An interesting trend is for people to choose their own titles, whether from a set of HR approved options or completely without restriction. This can be revealing as the titles people choose for themselves give an insight into how they view themselves and their role. A salesperson that chooses a title of Relationship Manager has a different perspective on the role than a New Business Manager. Someone in Customer Services who calls themselves an Administration Assistant sees their responsibilities differently to someone choosing to call themselves a Customer Champion.
If a comic book store employee chooses to call themselves Lord High Emperor of Checkout it’s mildly amusing. If a theme park employee wants to be a Fun Manager that’s probably acceptable to colleagues and customers alike, but the impact on customer perceptions of job titles is an important consideration in the free choice of titles.
Customer Service Princess is fun in a shop aimed at pre-teens, but less well received at a hotel reception when your booking has been replaced. People are more likely to take a Personal Banking Executive seriously, and feel that that Executive will take good care of their finance than the more whimsical Money Wizard, which may sound like a lot of fun right up to the point when you want to speak to their supervisor before signing any documentation that will affect our future.
Job titles may reflect an individual’s personality and that of their employer, but they also need to signal their worth to customers.
Organisations that can consistently outperform their rivals whether the economy is doing well or not achieve this difference not because of luck, but rather because of deliberate actions in particular areas.
In this article we look at 4 of the key areas, and take Tesco as our example in how they effectively deploy these four different (but overlapping) areas of focus.
Firstly, the ability to challenge current industry orthodoxy. To do things that run contrary to what everybody else is doing at the time. Tesco moved into non food areas more aggressively than anybody else, indeed at a time when Sainsbury’s were going in the opposite direction (since reversed). Challenging existing normal practice makes you distinctive, and from distinction comes differentiation. They are currently doing the same thing with their US West Coast expansion with a very different supermarket format. Of course there are risks to this approach, but always having a basket of new ideas in development increases the chance of one or two becoming the new market standard.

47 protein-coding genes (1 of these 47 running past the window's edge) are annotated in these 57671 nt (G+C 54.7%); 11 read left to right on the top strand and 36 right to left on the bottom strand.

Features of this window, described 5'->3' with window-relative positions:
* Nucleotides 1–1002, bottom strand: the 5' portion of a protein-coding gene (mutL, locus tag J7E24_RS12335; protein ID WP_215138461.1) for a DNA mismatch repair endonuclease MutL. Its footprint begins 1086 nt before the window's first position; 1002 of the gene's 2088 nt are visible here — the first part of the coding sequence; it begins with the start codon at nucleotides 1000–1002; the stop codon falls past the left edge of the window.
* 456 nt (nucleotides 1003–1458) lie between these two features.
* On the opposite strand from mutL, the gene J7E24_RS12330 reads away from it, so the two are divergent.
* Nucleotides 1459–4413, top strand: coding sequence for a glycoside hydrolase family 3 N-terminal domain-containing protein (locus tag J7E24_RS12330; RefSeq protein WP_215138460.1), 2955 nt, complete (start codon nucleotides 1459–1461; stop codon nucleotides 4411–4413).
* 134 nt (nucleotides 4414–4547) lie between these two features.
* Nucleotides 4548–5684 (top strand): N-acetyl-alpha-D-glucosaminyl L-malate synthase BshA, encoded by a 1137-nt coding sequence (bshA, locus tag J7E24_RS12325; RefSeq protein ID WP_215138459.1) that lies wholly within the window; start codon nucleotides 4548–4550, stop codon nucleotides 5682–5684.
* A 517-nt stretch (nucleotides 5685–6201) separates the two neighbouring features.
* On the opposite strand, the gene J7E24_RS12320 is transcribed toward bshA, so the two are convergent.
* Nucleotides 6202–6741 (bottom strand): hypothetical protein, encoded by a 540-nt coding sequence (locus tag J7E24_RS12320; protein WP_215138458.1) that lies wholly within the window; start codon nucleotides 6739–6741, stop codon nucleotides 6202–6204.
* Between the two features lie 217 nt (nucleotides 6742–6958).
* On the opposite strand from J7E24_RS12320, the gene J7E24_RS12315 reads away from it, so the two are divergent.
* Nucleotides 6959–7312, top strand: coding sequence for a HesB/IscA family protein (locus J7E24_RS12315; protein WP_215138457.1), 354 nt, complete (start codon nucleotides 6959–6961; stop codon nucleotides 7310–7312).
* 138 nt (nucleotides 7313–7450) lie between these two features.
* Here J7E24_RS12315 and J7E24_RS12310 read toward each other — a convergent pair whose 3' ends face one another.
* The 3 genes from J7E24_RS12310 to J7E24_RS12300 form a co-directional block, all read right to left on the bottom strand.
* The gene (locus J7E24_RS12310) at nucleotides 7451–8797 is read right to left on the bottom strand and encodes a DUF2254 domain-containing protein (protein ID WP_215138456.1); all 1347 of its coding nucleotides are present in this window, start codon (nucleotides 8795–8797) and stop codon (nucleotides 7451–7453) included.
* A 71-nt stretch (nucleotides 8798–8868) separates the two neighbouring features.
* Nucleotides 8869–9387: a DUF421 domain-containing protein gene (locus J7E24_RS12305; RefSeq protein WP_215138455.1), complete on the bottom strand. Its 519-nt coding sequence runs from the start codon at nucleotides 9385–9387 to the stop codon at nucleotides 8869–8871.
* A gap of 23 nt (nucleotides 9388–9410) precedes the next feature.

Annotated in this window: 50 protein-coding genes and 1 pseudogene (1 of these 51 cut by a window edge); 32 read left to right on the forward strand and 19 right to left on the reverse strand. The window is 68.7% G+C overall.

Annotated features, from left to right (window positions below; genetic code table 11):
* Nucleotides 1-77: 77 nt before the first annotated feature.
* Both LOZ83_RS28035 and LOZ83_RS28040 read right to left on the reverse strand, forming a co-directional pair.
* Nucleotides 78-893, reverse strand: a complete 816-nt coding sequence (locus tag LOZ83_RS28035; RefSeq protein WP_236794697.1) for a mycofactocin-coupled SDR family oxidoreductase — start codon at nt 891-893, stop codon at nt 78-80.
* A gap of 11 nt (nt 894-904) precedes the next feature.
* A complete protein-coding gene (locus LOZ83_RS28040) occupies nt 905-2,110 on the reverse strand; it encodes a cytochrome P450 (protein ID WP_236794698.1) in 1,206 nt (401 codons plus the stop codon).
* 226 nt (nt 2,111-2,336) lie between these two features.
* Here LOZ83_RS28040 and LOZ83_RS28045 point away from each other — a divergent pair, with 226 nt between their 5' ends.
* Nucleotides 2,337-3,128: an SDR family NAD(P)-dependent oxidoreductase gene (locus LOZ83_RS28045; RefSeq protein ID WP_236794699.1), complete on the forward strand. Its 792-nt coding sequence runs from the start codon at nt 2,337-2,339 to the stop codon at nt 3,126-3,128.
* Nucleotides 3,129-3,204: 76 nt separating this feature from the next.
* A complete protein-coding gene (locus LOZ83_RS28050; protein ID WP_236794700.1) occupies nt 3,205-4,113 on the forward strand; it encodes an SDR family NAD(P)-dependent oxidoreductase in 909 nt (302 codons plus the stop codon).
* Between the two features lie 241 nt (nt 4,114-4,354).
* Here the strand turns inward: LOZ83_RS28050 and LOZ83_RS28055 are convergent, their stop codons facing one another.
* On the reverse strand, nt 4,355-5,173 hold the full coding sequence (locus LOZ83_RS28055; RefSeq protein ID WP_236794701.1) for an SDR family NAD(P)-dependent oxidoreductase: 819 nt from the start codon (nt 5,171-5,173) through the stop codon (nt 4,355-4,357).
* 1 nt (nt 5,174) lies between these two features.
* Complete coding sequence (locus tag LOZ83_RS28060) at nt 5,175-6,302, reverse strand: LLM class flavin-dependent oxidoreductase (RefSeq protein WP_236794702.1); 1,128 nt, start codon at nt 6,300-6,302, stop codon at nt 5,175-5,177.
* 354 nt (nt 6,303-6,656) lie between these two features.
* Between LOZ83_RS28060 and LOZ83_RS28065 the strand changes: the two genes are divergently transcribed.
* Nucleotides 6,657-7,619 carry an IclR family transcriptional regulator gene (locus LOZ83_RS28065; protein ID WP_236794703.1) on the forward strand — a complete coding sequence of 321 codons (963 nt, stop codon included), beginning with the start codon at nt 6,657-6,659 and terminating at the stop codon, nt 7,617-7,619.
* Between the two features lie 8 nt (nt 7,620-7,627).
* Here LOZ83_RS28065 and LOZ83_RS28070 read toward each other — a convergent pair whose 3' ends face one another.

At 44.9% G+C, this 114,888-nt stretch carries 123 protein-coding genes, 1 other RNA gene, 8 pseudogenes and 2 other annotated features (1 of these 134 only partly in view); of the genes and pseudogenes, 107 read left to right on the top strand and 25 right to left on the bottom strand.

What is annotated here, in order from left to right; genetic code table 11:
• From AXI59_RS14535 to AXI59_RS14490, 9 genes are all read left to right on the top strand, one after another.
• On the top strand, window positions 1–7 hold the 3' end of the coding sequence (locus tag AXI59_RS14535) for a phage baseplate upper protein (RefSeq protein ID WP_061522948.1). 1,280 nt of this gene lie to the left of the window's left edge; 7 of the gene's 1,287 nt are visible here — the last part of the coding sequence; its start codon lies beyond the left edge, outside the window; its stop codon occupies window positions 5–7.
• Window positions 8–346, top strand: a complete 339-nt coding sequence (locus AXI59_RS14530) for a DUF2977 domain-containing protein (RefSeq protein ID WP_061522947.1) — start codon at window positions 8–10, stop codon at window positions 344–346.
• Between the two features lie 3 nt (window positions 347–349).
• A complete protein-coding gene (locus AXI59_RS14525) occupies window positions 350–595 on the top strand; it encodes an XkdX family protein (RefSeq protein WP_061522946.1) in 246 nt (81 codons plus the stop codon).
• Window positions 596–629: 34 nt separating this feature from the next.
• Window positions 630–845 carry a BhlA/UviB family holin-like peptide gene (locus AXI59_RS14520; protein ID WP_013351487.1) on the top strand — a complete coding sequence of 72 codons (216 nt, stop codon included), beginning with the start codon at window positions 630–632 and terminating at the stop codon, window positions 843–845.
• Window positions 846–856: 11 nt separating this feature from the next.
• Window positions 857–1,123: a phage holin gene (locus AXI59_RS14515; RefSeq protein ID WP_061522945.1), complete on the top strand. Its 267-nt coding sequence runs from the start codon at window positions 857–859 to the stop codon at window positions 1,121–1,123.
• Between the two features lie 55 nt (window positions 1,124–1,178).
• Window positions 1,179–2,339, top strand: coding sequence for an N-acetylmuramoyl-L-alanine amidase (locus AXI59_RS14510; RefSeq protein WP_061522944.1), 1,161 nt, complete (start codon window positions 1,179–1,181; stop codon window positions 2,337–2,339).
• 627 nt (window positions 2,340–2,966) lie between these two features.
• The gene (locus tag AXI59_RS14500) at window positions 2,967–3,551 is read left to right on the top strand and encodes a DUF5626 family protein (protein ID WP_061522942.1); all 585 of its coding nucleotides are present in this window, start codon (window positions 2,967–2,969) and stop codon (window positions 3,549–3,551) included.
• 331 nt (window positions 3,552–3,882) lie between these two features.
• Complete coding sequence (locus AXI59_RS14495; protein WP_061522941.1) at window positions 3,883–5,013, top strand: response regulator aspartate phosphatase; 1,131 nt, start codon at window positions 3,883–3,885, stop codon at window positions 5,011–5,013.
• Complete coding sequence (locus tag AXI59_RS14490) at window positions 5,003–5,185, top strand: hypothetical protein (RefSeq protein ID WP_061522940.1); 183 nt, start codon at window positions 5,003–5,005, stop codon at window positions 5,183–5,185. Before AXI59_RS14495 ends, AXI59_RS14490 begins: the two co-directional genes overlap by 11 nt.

Secondly, Tesco were able to get close enough to the thinking of their customers to be able to indentify their unarticulated needs. Every business is answering articulated needs, this is about giving expression through your offering to needs customer didn’t know they had, until they see it. Customers wanted the ability to buy a range of quality priced items. Before Tesco introduced their Value and Finest ranges people had to go to different shops to achieve this. Why? Because people thought that’s what they had to do. And marketers said you will get brand contamination if you put expensive and cheap next to each other. Tesco looked at this and said surely it would be more convenient for our customers to do more of their shop in one store. The key was making the different ranges prices points match the corresponding quality point. The Finest range had to be clearly superior to warrant the extra money.
Thirdly, to recognise the unseen assets you have and use them in new ways to develop competitive advantage. Tesco’s loyalty card scheme is now worth £100s of millions; was not built as part of a consortium, will not be outsourced because it’s recognised as a hugely effective way to track and predict buying behaviour. They would sell stores before Clubcard.
Lastly, exploiting trends before anybody else. Having a vision for the sector you are in, from developing a point of view around how the industry will need to change, and then building your strategic response. When the planning law changes meant that building superstores was going to be difficult, Tesco were one of the first to look at the fragmented local, corner shop market, buying up chains and indentifying sites. They saw that to grow they were going to have to develop new store formats and the local stores also gave them the chance to serve to urban, repeat shopper rather than the weekly family shopper.
How is your competitive advantage being developed? To discuss or for further information please contact us.